Activision has deservedly captured a lot of the profits in toys-to-life, largely because its Toys For Bob pioneered the category with Skylanders: Spyro’s Adventure in 2011. In the words of PayPal cofounder Peter Thiel, this was an innovation that took the market from “zero to one.” It was a vertical leap upward. Those who copy an idea take the market in a horizontal direction, or zero to N. That’s never a good competitive position, as rivals compete the profits down to zero. If you want to survive in a category, you can keep moving horizontally. But if you really want to thrive in a business, you have to invent a new business, Thiel believes.
John Vignocchi, one of the leaders of the Disney Infinity effort, wrote on his Facebook page this week, “When looked back upon, I hope @DisneyInfinity is remembered and celebrated for being the best darn video game we’ve ever made at Disney. I’d like to think that we contributed to the legacy of Disney in some way and created memories for you, your friends and family with our game.”
But sometimes that kind of glorious passion and effort isn’t enough.
Try as it might to do things a little different, Disney didn’t invent this toys-to-life category. It was simply filling out the market with other products, in a horizontal direction. It tried very hard to distinguish its toy-game hybrid with Disney’s brands, but in the end, consumers got tired of this kind of product a lot sooner than everybody thought. Market researcher NPD Group noted that, year-over-year, even Skylanders shrank revenues 47 percent in the U.S. The economics weren’t viable in the category, and it was probably smart for Disney to exit when it did.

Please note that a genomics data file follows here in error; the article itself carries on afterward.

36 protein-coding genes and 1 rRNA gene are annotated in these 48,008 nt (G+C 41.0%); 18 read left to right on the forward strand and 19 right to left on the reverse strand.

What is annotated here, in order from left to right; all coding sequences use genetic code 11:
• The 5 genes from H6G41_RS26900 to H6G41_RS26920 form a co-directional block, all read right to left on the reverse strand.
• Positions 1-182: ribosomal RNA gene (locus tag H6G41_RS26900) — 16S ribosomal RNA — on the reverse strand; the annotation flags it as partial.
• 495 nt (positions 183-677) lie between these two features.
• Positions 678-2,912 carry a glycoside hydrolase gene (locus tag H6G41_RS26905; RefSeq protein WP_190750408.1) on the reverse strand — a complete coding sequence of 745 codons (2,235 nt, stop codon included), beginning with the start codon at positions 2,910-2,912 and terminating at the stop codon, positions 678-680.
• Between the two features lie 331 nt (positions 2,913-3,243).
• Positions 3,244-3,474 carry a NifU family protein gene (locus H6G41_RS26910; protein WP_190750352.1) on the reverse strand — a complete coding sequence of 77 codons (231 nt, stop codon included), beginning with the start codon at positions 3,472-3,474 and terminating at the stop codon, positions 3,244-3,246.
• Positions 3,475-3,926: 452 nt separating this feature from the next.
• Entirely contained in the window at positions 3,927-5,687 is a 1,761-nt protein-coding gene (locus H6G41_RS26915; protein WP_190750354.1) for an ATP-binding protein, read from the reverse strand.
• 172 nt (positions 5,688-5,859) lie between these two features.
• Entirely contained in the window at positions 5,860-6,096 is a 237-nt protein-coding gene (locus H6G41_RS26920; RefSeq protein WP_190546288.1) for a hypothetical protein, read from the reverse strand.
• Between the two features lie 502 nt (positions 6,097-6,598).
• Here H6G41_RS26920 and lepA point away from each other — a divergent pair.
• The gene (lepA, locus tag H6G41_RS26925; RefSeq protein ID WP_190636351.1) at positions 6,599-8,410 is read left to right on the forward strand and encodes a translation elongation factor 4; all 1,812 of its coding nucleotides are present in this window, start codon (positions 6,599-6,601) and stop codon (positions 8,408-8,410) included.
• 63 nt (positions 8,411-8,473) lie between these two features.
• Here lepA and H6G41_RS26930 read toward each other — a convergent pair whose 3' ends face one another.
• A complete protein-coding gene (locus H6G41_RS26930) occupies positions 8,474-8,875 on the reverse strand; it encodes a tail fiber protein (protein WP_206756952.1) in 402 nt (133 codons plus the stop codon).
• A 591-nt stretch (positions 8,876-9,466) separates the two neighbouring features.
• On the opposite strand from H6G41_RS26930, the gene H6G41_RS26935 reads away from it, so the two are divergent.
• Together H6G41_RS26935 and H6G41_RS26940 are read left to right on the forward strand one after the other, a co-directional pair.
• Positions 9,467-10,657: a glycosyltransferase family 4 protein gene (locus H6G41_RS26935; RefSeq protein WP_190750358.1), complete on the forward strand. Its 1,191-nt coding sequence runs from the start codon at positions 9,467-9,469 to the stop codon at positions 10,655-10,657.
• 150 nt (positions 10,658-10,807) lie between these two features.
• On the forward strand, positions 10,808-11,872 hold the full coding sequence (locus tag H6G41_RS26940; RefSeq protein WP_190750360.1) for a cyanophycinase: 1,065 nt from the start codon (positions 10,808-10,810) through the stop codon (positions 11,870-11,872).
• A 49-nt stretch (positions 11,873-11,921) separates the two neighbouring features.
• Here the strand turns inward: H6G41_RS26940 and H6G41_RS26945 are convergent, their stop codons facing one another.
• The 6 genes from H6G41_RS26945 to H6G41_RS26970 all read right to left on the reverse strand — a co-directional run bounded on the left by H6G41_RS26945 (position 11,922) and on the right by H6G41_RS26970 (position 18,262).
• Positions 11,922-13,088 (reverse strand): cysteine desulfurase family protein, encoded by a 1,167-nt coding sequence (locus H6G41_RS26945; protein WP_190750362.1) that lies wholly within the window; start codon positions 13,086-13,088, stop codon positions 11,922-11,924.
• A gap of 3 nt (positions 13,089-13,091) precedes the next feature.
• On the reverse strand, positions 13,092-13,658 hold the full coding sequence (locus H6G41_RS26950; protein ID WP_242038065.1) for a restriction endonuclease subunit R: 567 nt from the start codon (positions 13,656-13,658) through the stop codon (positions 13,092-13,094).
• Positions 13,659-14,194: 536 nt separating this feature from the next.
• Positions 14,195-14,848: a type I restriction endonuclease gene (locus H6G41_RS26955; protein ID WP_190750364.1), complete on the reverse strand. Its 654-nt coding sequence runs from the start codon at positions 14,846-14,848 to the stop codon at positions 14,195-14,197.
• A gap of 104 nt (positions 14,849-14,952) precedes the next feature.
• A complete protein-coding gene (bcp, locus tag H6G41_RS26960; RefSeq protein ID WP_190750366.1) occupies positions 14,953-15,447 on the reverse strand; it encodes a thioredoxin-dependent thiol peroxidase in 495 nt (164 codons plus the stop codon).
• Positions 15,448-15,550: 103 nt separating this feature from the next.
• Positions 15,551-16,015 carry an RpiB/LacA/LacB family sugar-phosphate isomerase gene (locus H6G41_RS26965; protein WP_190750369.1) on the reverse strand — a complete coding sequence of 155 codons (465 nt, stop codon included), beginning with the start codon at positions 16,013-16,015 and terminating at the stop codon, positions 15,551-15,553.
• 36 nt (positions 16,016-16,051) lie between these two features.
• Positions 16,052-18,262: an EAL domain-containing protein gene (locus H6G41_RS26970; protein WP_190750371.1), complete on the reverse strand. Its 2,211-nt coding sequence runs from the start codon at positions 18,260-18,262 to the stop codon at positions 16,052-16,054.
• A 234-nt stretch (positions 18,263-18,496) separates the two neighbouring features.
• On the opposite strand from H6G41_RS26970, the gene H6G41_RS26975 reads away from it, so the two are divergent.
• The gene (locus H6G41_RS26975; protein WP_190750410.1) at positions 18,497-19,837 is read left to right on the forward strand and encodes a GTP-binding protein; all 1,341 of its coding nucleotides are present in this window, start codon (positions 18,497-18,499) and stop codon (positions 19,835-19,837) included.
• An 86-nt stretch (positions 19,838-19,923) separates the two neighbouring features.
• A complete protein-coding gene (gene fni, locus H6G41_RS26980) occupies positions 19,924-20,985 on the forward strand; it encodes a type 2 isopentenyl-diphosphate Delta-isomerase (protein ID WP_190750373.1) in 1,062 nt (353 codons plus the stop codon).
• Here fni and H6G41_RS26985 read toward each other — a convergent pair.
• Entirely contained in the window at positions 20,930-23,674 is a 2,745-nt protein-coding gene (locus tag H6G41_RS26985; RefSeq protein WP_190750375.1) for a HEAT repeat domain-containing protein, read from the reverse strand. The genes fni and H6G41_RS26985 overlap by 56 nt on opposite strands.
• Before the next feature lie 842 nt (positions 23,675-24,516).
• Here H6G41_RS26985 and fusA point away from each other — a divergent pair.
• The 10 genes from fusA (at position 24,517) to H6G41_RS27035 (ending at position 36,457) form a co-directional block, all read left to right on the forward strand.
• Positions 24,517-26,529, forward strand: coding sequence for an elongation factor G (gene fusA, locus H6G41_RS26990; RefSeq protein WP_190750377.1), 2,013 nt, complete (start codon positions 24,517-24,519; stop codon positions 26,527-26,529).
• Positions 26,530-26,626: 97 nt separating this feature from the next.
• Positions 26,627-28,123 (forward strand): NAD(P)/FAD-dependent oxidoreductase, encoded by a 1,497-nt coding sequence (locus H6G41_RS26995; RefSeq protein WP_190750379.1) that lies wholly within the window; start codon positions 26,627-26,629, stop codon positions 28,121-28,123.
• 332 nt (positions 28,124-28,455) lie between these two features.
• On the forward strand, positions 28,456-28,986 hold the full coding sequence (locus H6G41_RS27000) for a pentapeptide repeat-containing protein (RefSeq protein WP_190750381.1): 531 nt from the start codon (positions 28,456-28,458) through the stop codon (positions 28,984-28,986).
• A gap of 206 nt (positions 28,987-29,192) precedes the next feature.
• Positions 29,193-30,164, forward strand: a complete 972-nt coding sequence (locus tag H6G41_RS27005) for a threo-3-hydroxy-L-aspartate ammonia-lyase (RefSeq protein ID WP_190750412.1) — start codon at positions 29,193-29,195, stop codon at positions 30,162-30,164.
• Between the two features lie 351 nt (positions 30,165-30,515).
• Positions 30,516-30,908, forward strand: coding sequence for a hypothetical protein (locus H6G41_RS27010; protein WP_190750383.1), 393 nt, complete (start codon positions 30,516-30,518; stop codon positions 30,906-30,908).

The shift to licensing could give Disney an option it didn’t have before of working with a competitor. Michael Pachter of Wedbush Securities believes Disney could license a publisher like EA to make Infinity titles, so that the platform lives on for existing fans.
“Based on Disney’s statements about moving more towards licensing model, I could see a scenario where Disney licenses their characters for Lego Dimensions,” said Liam Callahan, an analyst at market researcher NPD Group. “It would make sense for Warner Bros. as they would have an even broader set of characters to vary gameplay, and they already have many of the Star Wars characters designed as Lego mini-figures for previous Lego video games. For Disney, this would be a way to minimize risk, but still capitalize on their IP in the console space for a younger demographic outside of games like Star Wars: Battlefront.”